Kholin’s and Masha’s encounter is a desperate act of human contact, but it’s also vaguely degrading; it’s a moment of near transcendent delight, but it’s one that feels debased and compromised. I can’t make sense of it, really, though I feel compelled to, which is probably why Ivan’s Childhood is one of the few war films that I return to with any frequency.
John Cassevetes is my latest obsession. On a whim, I recently picked up a used copy of Faces, the story of Dicky and Maria Forst’s disastrous attempts to find peace and companionship outside of their loveless marriage. Shot entirely in stark, high-contrast black-and-white, and featuring Cassevetes’s trademark dialogue, Faces feels at times like a documentary — voyeuristic, discomforting, and brutally real.
The Culture of the Cold War is divided into chapter-long studies of the major voices of popular culture, each of which, according to Whitfield, reflected and contributed to the polarity that characterized so much of the 1950s.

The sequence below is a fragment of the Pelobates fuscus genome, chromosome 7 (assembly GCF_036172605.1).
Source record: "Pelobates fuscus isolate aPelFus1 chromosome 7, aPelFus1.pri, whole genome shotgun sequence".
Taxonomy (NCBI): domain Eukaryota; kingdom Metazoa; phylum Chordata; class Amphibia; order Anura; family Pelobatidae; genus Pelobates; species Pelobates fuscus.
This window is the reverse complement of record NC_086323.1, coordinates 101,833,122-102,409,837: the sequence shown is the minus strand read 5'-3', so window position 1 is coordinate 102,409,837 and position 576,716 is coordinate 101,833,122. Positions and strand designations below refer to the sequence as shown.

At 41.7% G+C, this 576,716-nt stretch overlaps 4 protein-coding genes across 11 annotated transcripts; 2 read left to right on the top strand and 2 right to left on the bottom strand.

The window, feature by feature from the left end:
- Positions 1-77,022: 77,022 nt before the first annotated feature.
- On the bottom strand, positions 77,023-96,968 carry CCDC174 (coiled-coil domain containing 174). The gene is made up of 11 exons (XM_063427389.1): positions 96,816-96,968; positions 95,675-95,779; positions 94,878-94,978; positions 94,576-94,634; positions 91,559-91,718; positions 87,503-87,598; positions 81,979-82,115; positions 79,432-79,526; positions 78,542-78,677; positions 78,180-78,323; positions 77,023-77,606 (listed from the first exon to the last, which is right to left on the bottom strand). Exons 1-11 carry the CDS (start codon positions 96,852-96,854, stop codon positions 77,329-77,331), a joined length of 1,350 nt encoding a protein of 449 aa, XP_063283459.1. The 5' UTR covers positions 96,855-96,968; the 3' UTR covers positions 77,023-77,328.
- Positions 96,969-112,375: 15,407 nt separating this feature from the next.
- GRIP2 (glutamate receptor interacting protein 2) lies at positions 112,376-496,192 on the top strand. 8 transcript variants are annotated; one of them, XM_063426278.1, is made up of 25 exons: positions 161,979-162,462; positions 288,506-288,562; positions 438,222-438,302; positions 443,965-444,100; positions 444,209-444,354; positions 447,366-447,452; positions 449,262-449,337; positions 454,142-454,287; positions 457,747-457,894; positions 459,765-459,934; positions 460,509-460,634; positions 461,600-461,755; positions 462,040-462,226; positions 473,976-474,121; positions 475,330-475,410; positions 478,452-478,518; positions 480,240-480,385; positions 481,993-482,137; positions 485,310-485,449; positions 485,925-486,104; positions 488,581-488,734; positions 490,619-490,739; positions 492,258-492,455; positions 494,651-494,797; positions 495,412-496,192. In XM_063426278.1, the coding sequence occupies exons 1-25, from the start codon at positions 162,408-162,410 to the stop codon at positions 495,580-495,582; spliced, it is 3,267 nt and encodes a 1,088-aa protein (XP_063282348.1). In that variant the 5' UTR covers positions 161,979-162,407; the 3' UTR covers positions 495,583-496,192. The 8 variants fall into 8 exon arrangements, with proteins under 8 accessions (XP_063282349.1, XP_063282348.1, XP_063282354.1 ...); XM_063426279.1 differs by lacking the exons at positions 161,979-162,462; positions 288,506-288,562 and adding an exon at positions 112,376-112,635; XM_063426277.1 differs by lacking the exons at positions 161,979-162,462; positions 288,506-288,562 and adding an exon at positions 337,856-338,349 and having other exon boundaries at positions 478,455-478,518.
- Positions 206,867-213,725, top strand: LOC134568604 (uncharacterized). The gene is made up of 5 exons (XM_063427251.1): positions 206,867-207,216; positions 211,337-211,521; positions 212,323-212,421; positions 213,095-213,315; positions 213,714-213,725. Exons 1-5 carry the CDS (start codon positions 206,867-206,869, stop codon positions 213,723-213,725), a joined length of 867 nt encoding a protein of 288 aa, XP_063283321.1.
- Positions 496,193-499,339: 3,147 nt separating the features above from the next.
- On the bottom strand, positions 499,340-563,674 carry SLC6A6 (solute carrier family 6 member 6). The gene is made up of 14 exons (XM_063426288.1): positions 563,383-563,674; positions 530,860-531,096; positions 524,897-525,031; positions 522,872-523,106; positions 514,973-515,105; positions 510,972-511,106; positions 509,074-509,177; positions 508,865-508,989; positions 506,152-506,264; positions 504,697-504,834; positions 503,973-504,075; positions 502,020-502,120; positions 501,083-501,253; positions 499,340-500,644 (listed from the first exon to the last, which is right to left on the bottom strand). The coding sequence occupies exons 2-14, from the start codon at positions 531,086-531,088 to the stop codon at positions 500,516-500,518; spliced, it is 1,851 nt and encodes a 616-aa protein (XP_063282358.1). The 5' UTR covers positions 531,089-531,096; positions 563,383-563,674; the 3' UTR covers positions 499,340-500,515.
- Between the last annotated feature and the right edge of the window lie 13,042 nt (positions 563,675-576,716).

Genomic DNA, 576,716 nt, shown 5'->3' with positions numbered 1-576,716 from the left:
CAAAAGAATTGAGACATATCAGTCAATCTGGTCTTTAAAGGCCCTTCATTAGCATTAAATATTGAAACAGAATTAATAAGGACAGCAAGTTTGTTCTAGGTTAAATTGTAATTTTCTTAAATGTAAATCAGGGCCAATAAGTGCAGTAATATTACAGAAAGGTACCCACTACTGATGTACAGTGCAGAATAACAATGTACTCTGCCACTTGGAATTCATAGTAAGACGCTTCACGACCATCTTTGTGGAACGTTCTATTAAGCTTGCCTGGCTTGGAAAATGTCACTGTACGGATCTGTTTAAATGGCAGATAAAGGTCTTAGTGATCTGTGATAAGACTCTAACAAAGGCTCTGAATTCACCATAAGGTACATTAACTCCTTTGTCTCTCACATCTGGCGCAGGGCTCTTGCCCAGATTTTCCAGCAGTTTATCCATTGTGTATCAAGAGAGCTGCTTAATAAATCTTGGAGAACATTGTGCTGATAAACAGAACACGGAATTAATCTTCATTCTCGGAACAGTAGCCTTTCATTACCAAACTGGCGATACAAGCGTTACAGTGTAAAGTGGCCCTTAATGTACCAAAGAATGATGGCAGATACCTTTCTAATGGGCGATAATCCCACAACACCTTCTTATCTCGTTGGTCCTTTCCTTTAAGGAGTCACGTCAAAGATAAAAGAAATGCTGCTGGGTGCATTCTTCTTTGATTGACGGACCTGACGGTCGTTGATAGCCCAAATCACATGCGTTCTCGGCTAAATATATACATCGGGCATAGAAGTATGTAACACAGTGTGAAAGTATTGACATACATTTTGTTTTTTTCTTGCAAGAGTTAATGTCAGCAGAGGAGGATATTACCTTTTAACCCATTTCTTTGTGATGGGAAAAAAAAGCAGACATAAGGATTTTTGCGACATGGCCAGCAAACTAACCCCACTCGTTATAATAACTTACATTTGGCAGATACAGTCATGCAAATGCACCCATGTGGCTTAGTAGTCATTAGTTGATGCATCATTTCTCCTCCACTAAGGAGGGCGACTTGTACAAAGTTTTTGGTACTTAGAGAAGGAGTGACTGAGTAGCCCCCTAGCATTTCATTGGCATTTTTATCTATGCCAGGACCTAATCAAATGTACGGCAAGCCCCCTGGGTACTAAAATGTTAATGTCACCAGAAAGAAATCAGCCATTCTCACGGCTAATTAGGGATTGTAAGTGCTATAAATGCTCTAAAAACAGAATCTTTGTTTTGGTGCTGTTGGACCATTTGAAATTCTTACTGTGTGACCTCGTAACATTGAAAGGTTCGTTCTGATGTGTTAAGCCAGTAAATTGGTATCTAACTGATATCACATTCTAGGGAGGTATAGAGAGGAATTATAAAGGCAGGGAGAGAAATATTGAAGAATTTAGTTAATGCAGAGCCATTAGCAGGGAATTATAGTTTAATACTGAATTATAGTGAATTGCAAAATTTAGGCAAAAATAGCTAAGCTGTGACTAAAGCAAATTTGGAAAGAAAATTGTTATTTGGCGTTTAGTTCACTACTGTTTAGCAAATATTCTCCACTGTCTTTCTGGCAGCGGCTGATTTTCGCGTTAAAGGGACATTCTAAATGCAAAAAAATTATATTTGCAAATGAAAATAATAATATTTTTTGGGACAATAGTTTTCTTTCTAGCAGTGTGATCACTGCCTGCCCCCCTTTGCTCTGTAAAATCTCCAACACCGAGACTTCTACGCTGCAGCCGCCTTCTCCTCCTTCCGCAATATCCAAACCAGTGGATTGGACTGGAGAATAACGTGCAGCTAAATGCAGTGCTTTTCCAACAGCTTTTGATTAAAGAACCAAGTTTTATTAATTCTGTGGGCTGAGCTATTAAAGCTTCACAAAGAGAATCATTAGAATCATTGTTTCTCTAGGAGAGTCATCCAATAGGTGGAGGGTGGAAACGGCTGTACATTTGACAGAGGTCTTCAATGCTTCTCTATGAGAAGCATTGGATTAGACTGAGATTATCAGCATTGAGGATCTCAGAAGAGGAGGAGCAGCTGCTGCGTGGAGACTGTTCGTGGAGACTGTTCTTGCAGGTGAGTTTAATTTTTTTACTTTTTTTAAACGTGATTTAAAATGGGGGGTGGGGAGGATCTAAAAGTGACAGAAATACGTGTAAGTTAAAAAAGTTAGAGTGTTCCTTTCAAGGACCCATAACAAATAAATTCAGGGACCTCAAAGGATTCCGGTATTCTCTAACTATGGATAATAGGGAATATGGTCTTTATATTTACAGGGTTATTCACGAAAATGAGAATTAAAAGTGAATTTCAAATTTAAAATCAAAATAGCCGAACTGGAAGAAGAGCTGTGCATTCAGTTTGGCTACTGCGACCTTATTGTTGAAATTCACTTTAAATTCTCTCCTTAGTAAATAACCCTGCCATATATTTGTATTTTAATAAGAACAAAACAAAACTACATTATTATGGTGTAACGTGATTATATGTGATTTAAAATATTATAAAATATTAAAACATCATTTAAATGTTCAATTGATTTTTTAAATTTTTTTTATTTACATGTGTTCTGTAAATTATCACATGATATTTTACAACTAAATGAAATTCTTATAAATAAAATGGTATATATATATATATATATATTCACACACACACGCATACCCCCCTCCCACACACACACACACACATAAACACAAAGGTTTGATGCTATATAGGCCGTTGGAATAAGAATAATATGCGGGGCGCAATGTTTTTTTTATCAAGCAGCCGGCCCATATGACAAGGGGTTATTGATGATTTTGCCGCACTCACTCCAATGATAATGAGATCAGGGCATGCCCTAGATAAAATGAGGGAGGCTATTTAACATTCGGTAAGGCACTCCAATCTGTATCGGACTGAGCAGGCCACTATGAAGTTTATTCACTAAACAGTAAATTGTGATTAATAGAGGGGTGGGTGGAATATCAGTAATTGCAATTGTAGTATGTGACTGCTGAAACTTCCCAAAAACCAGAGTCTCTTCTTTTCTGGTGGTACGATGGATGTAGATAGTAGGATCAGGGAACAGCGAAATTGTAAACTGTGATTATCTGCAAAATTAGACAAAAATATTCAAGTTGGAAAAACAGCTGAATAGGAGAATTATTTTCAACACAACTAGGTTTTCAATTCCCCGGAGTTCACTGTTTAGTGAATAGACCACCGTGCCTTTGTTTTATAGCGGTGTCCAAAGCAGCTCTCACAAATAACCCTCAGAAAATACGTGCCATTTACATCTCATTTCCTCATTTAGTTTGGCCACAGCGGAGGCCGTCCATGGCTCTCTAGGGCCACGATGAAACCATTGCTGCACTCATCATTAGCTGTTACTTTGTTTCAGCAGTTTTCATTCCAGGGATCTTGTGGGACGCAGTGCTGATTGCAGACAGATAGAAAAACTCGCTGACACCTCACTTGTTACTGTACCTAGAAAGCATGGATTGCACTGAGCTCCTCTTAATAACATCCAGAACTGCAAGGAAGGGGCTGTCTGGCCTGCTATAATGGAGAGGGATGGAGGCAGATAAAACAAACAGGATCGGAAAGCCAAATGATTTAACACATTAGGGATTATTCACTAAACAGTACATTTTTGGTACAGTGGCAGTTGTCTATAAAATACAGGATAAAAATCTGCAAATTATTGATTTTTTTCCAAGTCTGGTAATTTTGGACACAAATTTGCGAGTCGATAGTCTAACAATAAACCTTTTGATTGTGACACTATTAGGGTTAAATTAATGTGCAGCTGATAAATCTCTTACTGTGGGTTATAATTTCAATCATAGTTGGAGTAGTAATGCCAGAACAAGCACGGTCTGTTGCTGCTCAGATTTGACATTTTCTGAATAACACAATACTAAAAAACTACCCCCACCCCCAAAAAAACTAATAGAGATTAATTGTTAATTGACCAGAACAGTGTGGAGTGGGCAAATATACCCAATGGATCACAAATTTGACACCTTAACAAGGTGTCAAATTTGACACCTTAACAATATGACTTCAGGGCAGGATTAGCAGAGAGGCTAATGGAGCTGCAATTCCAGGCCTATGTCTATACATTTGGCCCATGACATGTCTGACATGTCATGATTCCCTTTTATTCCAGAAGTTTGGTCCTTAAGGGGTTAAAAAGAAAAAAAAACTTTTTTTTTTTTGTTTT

Baldwin is so determined to explode the intersections of race, gender, and sexuality that he makes a fatal mistake: instead of being particularly insightful or even shocking, Another Country is preachy, sentimental, and, worst of all, boring.
A crisis of faith, however, is a process, an on-going debate that can often seem frustratingly one-sided. Reducing such a debate to a simple question and an even simpler answer — as often happens both in the movies and the Church — only trivializes it.
Jean-Louis, a young engineer, spies his ideal woman at Sunday Mass. Francoise is young, attractive, blonde, and, most importantly, a practicing Catholic. Before they have even met, Jean-Louis determines that Francoise will be his wife.